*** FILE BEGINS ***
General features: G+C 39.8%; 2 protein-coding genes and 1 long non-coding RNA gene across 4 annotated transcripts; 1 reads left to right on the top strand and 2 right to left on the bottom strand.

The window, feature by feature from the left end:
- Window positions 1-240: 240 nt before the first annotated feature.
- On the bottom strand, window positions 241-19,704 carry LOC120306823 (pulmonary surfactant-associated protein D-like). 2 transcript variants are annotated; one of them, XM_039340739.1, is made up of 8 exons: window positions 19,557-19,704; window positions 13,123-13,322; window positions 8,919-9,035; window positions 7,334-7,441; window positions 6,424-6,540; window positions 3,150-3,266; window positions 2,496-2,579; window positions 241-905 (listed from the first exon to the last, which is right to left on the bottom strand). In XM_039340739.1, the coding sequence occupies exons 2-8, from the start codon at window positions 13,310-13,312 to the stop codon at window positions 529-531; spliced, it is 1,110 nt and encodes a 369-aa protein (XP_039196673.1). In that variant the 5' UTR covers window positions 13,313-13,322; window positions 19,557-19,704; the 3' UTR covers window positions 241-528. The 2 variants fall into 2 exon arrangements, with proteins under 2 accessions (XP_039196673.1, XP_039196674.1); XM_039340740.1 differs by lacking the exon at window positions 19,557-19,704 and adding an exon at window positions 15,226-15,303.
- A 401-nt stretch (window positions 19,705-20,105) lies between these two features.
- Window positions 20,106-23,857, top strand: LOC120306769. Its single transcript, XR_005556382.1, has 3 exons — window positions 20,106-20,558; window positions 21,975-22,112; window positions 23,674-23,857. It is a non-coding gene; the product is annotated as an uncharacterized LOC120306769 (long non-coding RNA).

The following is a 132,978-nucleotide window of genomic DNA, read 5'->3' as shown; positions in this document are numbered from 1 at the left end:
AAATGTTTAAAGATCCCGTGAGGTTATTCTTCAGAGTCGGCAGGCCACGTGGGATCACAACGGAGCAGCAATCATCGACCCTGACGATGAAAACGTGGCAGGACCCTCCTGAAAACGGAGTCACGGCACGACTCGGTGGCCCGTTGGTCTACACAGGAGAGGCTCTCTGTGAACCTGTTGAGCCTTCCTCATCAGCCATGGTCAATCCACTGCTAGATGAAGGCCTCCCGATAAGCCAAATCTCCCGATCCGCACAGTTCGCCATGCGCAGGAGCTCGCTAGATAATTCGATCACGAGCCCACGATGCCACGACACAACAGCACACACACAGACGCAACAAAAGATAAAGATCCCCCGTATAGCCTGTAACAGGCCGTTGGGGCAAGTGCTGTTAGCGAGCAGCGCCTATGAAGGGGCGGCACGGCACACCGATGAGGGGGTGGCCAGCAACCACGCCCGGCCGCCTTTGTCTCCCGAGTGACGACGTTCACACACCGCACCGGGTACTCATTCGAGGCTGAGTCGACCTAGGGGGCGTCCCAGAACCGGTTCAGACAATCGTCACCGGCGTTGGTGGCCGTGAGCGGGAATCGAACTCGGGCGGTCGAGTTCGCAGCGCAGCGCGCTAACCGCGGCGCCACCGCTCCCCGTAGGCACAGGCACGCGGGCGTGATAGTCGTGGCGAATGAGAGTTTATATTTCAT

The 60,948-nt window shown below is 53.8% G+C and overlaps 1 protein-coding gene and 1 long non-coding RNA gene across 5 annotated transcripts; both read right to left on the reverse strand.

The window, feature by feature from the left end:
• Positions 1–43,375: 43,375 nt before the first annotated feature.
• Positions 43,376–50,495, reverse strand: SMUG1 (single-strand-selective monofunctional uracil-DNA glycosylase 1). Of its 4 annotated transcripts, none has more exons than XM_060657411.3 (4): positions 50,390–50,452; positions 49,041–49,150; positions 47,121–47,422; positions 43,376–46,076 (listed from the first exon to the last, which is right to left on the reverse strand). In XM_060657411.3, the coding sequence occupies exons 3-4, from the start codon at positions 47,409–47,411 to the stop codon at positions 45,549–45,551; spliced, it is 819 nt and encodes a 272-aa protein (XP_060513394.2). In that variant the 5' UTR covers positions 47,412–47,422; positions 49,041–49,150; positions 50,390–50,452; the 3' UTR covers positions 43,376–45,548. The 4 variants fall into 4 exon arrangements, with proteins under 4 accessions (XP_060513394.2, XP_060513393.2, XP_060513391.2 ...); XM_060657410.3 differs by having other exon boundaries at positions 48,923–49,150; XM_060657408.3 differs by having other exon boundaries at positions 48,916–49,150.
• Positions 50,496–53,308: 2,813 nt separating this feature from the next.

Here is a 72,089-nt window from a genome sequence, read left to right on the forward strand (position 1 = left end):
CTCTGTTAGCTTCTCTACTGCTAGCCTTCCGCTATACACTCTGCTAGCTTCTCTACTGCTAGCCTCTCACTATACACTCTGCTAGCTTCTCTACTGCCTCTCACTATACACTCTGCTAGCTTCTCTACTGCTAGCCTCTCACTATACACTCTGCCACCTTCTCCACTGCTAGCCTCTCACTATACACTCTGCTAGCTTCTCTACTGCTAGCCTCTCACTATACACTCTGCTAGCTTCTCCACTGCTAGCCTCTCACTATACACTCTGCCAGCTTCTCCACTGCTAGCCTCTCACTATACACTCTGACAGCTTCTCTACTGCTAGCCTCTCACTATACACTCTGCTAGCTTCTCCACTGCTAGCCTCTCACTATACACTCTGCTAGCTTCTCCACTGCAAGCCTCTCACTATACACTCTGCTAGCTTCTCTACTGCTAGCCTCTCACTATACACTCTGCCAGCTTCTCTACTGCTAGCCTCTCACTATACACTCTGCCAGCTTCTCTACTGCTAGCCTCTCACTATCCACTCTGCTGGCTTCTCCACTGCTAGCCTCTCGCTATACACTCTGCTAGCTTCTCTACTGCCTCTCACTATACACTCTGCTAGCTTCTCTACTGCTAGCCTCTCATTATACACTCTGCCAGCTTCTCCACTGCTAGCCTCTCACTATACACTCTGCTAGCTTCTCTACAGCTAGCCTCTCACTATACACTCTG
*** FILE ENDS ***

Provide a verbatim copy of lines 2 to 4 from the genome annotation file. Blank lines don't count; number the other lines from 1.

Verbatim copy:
The window, feature by feature from the left end:
- Window positions 1-240: 240 nt before the first annotated feature.
- On the bottom strand, window positions 241-19,704 carry LOC120306823 (pulmonary surfactant-associated protein D-like). 2 transcript variants are annotated; one of them, XM_039340739.1, is made up of 8 exons: window positions 19,557-19,704; window positions 13,123-13,322; window positions 8,919-9,035; window positions 7,334-7,441; window positions 6,424-6,540; window positions 3,150-3,266; window positions 2,496-2,579; window positions 241-905 (listed from the first exon to the last, which is right to left on the bottom strand). In XM_039340739.1, the coding sequence occupies exons 2-8, from the start codon at window positions 13,310-13,312 to the stop codon at window positions 529-531; spliced, it is 1,110 nt and encodes a 369-aa protein (XP_039196673.1). In that variant the 5' UTR covers window positions 13,313-13,322; window positions 19,557-19,704; the 3' UTR covers window positions 241-528. The 2 variants fall into 2 exon arrangements, with proteins under 2 accessions (XP_039196673.1, XP_039196674.1); XM_039340740.1 differs by lacking the exon at window positions 19,557-19,704 and adding an exon at window positions 15,226-15,303.